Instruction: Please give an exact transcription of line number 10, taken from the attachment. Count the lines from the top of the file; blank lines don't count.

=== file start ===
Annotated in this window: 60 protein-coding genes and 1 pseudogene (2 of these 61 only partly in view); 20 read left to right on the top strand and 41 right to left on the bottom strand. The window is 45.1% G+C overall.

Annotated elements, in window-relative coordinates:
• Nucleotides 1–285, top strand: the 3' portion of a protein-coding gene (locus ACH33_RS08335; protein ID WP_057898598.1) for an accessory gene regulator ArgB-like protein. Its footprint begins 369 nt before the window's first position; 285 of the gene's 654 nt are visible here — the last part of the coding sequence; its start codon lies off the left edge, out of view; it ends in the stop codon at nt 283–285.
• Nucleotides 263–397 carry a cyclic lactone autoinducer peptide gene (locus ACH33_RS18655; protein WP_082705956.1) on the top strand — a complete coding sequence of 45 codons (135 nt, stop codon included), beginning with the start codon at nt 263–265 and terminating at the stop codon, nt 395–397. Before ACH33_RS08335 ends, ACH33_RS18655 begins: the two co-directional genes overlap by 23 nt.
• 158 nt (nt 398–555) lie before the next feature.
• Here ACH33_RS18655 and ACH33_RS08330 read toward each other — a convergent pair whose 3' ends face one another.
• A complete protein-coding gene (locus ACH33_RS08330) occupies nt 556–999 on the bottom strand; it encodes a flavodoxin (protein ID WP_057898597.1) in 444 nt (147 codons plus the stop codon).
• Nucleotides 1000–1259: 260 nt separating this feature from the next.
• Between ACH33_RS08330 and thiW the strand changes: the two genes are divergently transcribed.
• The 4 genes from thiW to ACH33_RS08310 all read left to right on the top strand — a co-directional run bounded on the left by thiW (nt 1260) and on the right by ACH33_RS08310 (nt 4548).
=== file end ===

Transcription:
• The 4 genes from thiW to ACH33_RS08310 all read left to right on the top strand — a co-directional run bounded on the left by thiW (nt 1260) and on the right by ACH33_RS08310 (nt 4548).